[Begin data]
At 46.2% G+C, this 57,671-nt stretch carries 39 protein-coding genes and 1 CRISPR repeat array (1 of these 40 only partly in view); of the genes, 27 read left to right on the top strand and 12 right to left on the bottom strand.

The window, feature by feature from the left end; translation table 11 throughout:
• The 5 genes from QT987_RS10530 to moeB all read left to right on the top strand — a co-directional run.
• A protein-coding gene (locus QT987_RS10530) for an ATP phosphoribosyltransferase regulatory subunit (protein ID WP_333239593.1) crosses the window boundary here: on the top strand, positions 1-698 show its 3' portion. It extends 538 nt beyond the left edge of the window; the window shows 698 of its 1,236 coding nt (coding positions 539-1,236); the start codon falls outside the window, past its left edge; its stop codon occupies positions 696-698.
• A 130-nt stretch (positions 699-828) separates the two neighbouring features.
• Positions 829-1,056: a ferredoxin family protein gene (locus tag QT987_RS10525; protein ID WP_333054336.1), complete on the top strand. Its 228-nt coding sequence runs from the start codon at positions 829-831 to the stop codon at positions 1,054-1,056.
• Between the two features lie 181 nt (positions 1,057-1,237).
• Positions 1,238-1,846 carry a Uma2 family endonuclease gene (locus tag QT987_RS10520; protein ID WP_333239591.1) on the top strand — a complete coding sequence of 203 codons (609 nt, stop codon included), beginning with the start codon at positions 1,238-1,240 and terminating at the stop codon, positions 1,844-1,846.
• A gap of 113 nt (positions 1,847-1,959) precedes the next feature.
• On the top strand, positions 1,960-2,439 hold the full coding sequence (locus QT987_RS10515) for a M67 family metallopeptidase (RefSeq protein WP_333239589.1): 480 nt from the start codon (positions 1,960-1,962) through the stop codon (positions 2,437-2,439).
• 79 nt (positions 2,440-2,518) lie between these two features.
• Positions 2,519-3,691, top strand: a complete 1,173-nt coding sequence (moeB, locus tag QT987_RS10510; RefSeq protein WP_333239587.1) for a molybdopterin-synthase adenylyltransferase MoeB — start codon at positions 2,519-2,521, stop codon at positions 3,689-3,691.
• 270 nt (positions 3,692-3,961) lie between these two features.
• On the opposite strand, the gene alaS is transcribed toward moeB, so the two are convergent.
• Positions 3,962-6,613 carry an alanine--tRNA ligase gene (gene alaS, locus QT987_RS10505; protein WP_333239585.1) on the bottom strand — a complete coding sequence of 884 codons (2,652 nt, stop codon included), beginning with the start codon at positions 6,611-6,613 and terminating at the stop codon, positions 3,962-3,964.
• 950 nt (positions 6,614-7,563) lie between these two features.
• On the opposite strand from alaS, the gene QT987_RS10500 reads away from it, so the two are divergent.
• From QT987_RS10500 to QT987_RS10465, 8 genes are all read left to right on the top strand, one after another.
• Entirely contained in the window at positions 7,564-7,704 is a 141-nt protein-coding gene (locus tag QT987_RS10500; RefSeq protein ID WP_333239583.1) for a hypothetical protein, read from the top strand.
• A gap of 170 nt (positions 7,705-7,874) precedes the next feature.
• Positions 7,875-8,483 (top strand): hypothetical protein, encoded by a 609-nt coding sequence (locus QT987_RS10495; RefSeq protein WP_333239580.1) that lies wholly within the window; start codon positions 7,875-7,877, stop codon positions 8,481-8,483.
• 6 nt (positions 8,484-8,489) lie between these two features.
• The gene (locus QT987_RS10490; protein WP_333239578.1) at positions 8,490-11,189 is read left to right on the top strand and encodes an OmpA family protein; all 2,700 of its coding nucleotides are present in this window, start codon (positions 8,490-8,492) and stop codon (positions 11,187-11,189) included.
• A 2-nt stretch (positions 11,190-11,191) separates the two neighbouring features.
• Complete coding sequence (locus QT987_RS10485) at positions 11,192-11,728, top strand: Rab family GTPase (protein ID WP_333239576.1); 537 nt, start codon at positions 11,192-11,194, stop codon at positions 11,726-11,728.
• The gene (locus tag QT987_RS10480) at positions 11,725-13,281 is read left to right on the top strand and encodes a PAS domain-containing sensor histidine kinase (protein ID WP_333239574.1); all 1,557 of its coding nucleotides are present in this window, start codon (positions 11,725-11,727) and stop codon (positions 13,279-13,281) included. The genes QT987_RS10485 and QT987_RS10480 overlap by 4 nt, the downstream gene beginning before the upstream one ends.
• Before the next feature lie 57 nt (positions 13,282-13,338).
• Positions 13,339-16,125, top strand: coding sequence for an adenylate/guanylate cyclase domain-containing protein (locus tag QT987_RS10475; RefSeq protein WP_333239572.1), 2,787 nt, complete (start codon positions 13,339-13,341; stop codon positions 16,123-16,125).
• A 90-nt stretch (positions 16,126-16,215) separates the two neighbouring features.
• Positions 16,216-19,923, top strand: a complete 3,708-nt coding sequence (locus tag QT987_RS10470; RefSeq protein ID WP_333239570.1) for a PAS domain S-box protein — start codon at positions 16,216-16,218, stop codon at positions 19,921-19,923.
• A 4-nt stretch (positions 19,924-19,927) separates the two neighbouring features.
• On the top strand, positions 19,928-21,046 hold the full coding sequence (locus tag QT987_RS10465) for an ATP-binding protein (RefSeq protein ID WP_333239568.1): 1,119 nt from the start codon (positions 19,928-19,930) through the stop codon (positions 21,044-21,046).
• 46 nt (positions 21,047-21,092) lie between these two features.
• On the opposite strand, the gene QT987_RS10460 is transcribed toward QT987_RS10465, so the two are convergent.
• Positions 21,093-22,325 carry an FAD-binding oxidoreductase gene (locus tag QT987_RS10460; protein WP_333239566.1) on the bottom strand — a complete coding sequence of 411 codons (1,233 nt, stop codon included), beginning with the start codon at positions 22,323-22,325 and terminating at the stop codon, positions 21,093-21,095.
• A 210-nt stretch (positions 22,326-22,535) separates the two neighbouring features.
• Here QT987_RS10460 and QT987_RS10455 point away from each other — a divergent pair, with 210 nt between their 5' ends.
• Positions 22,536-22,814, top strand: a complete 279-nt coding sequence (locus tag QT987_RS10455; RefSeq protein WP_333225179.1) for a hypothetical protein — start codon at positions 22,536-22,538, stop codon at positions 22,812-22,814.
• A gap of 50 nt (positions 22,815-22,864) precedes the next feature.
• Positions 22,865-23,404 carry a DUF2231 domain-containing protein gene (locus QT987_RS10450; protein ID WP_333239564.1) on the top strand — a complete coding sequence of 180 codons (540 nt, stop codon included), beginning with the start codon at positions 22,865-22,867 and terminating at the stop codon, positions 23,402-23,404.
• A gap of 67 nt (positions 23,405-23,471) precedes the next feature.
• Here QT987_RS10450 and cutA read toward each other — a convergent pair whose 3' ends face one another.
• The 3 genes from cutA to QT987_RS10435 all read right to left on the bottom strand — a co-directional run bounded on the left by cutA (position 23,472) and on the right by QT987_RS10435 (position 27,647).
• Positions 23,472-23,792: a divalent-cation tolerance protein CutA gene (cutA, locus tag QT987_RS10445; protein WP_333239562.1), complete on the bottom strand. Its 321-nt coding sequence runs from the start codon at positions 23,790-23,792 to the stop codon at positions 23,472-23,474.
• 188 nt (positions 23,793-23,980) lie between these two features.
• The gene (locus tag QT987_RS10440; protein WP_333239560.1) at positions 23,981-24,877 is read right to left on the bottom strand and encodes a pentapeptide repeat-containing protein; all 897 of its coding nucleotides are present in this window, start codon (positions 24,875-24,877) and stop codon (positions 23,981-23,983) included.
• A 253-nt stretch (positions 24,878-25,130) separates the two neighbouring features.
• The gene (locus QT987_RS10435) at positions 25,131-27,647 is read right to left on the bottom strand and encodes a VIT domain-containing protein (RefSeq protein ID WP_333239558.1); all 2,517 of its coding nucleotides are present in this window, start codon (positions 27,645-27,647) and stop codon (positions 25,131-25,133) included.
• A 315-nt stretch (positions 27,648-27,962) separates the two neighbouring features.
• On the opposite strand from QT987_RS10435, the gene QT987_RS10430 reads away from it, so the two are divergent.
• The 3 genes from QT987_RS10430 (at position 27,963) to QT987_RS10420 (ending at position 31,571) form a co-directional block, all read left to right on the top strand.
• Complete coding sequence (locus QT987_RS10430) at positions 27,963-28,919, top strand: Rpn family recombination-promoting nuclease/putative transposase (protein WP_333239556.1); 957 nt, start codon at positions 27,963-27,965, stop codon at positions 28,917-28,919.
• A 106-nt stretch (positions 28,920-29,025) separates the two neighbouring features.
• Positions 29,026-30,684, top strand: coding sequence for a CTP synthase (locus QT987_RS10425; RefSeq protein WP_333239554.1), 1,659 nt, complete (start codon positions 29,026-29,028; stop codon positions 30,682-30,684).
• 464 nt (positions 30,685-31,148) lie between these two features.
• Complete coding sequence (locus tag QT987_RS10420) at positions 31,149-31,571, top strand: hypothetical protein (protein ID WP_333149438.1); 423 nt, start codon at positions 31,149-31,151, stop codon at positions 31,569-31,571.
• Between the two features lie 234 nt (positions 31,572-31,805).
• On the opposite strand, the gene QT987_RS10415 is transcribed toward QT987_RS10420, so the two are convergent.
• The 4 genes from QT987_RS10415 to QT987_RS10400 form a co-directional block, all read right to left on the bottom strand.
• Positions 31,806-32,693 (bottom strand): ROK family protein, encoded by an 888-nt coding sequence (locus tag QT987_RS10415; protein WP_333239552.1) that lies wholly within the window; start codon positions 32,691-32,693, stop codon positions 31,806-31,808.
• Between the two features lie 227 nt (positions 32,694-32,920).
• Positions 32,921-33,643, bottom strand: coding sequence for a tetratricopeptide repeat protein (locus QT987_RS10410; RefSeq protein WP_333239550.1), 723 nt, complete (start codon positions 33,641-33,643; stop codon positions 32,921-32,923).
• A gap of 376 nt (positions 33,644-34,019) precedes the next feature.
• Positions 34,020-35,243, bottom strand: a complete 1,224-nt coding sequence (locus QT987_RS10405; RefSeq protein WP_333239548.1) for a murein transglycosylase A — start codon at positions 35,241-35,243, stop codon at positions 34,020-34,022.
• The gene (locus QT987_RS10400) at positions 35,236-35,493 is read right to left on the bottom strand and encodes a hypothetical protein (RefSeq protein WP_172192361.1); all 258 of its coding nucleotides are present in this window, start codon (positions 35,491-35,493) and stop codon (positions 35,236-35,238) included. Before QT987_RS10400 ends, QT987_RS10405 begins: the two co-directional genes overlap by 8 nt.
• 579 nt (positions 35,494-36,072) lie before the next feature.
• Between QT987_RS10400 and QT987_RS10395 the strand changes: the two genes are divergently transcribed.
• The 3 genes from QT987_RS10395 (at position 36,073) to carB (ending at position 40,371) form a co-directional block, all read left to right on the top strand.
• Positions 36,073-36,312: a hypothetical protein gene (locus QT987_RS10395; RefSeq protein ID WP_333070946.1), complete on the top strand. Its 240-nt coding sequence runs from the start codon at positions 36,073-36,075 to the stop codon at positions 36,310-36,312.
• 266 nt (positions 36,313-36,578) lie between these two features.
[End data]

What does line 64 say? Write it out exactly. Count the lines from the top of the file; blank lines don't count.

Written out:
• Positions 34,020-35,243, bottom strand: a complete 1,224-nt coding sequence (locus QT987_RS10405; RefSeq protein WP_333239548.1) for a murein transglycosylase A — start codon at positions 35,241-35,243, stop codon at positions 34,020-34,022.